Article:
This year I am very serious about speed and the intake and exhaust systems are tuned for an 8,000 rpm target.  This is a 500 rpm increase.  Some calculations show this higher rpm results in a 16% increase in the inertial force that will try to pull the shims out.  In the past the shims had an average thickness of 2.5mm.  The new valves are set up with shims having a 3.1 mm average thickness.  This is a 24% mass increase with a proportional increase in the inertial force.  In total, the forces trying to yank out the shims will be 41% more than before.

Tonight I am boxing up the head and sending it back down to get the shim-under-bucket kit fitted.  They need to pull out all of the valves, weld some stellite on the tips to make them longer, and to assemble and shim the whole thing.  A smart guy would have figured all of this out before sending it down the first time.   


* 2013 Build 218.JPG (205.59 KB, 701x600 - viewed 138 times.)

* 2013 Build 219.JPG (225.14 KB, 708x600 - viewed 136 times.)
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fordboy628
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« Reply #1074 on: February 20, 2013, 01:28:20 AM »

Tonight I am boxing up the head and sending it back down to get the shim-under-bucket kit fitted.  They need to pull out all of the valves, weld some stellite on the tips to make them longer, and to assemble and shim the whole thing.  A smart guy would have figured all of this out before sending it down the first time. 

Walrus,

Must they weld the tips of the valves?   If there is a minimum of .100" (~2.5mm), from the top of the valve to the top of the keeper groove, a "Cosworth" style, "top hat" or "button" shim could be used under a "flat" top tappet follower.   I have shims up to 3.5mm thickness for 9/32 (7mm) valve stem dia.   What is your valve stem diameter?   There must be shims & buckets that will work without stellite welding the valve tips.  Seems like a make work wank, IMO.   Some shim must be used to allow valve adjustment, I can't imagine that the only adjustment is to grind the valve tip.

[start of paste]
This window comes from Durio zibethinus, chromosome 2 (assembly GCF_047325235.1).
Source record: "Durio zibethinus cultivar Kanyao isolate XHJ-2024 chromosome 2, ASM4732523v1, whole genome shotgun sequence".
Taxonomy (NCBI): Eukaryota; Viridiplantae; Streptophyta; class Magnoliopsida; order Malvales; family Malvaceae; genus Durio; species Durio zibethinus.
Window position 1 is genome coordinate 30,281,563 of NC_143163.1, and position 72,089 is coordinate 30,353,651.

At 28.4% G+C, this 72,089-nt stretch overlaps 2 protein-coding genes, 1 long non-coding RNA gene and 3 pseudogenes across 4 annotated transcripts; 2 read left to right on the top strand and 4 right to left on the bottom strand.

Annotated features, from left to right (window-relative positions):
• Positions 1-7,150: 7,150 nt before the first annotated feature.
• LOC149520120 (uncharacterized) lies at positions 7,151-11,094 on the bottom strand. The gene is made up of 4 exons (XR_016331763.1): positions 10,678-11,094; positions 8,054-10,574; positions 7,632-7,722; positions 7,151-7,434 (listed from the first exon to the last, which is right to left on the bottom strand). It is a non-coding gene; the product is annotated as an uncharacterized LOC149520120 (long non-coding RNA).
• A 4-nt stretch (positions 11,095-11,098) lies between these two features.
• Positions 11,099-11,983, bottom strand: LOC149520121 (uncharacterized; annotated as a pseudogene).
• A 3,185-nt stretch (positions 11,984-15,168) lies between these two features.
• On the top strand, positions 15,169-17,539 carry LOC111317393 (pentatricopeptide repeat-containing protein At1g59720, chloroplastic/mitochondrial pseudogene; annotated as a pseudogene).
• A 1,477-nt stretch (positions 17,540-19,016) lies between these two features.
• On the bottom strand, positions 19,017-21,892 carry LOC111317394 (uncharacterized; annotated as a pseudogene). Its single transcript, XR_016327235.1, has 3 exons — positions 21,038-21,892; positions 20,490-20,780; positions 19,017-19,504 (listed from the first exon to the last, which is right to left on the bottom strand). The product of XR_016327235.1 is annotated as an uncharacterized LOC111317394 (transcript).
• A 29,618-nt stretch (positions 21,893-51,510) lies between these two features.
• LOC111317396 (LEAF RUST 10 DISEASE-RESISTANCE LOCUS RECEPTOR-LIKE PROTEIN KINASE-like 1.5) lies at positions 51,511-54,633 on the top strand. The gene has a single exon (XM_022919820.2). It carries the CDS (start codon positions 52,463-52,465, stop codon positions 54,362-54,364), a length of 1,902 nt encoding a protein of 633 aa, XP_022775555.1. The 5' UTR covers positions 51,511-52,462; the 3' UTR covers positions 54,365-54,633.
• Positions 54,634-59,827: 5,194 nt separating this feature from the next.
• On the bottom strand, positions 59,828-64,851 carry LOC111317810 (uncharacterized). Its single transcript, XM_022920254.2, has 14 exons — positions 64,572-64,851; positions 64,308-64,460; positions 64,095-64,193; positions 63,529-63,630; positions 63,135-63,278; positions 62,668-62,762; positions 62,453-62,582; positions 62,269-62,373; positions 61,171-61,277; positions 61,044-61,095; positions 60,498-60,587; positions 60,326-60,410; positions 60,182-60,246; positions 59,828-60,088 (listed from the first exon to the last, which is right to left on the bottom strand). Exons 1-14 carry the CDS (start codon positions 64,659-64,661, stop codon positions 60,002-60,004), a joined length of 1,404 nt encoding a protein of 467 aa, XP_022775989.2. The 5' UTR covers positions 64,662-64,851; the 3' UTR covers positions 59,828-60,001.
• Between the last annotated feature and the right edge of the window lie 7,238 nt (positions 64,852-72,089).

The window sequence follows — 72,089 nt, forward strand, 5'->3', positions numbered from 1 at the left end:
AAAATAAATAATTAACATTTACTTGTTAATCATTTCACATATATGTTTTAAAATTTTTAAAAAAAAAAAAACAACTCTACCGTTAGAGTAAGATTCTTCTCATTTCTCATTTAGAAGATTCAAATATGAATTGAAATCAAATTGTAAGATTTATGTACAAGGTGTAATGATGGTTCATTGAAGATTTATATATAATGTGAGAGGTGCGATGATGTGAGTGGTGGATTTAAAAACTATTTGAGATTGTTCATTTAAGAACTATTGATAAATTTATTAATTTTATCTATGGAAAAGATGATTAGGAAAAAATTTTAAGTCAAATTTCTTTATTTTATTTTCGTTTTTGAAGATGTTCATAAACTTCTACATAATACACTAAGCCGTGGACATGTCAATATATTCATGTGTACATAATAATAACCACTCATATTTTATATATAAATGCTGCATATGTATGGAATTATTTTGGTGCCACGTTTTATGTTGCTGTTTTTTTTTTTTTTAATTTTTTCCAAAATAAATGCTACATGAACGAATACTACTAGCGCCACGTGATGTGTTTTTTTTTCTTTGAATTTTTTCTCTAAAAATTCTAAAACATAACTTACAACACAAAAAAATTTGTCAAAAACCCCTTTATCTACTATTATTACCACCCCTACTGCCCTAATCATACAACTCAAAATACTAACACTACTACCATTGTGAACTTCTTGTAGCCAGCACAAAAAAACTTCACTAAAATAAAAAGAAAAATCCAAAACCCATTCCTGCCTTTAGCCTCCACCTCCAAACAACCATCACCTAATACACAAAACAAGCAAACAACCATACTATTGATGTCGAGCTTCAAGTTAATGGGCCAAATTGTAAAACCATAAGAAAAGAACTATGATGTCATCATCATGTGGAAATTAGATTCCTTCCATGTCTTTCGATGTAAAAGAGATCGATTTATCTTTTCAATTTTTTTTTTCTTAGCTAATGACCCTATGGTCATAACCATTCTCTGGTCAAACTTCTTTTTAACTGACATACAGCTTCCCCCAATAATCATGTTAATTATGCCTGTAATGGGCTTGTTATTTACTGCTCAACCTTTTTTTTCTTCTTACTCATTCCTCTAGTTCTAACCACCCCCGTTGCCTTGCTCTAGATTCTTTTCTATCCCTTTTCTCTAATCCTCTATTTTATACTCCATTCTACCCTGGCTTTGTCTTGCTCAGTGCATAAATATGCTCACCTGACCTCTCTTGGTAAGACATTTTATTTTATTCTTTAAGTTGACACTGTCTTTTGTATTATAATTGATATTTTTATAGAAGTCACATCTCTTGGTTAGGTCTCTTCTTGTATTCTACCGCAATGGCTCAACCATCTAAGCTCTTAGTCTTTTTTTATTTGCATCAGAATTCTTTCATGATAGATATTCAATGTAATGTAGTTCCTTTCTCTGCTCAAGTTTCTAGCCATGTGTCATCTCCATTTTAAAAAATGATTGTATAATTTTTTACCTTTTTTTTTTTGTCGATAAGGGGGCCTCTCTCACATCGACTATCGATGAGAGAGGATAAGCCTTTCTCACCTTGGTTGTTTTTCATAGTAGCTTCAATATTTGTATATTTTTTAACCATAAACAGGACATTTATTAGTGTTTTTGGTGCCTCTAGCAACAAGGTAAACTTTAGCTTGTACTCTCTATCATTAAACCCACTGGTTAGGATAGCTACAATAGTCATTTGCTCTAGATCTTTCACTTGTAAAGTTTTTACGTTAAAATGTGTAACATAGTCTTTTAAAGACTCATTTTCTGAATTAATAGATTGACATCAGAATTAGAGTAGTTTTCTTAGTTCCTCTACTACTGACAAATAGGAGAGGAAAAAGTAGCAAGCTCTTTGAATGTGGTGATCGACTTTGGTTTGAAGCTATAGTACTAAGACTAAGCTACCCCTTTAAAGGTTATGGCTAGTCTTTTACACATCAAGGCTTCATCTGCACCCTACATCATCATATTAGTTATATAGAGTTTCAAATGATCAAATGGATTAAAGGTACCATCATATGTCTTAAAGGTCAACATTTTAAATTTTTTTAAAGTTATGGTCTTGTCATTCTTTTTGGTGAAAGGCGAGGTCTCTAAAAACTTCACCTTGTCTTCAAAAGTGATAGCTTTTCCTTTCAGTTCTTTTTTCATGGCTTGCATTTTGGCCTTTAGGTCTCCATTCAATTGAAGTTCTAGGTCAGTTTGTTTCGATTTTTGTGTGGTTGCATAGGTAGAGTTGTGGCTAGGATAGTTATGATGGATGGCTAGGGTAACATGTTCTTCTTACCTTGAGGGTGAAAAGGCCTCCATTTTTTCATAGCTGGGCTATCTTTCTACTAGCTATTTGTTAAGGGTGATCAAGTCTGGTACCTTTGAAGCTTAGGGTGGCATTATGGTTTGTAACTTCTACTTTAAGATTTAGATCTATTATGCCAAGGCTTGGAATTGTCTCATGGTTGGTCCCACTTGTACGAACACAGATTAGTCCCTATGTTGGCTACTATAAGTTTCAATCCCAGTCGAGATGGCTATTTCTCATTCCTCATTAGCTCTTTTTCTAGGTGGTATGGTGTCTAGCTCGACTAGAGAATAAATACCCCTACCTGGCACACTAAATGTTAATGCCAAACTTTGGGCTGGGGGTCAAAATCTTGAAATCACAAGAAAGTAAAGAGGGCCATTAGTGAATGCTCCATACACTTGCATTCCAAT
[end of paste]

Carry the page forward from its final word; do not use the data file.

BTW, you are right about spitting out the flat shims @ high(er) rpm's.   My experience is that the heavier/thicker they are, about 8000rpm is the safe limit.   Had to modify the standard Cosworth Chevys (Vega engine) for the full race Cosworth Ford (DFV/BDG) setup, to solve that problem.
 cheers
Fordboy
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« Reply #1075 on: February 20, 2013, 07:14:41 AM »

Bo, you're still a smart guy in my book. Things happen for a reason. You'll be Ok. Glad I don't have to deal with shims.
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Cereal KLR
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« Reply #1076 on: February 20, 2013, 10:57:22 PM »